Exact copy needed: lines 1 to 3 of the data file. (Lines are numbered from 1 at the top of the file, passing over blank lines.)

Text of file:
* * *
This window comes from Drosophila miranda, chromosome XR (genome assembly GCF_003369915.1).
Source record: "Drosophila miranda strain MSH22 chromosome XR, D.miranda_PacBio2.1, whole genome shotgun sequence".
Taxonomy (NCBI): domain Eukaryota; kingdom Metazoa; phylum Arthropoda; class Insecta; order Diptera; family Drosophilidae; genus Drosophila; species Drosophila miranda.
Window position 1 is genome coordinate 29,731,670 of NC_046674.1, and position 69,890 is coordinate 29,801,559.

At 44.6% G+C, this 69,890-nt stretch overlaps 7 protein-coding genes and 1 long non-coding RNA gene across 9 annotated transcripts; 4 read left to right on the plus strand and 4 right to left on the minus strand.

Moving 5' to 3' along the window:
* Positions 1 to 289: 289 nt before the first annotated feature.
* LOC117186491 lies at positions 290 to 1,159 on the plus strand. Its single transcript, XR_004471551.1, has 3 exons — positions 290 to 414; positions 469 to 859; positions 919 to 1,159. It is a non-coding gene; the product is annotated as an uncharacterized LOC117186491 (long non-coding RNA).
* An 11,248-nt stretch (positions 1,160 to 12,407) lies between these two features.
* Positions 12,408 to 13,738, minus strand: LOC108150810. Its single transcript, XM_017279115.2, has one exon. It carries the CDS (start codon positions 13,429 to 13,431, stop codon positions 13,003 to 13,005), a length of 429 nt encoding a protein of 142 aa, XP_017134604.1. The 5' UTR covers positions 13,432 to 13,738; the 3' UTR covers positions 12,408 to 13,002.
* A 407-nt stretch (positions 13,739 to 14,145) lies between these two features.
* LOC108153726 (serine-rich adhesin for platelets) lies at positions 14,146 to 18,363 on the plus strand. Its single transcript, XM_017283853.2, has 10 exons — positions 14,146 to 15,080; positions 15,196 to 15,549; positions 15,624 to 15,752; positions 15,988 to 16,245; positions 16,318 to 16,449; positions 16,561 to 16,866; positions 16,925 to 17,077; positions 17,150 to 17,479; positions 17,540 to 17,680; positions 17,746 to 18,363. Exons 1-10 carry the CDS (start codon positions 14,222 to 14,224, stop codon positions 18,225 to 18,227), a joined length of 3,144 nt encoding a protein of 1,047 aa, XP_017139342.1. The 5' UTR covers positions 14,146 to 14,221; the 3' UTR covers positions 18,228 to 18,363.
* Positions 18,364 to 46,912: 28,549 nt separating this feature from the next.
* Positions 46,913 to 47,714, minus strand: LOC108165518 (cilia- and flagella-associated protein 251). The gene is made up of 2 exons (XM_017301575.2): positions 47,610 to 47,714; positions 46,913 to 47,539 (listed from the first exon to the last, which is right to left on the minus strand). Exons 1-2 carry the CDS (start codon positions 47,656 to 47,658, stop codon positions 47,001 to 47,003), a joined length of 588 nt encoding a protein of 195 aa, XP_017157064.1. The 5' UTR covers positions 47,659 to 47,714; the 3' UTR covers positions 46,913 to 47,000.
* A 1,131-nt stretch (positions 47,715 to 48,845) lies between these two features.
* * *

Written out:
This window comes from Drosophila miranda, chromosome XR (genome assembly GCF_003369915.1).
Source record: "Drosophila miranda strain MSH22 chromosome XR, D.miranda_PacBio2.1, whole genome shotgun sequence".
Taxonomy (NCBI): domain Eukaryota; kingdom Metazoa; phylum Arthropoda; class Insecta; order Diptera; family Drosophilidae; genus Drosophila; species Drosophila miranda.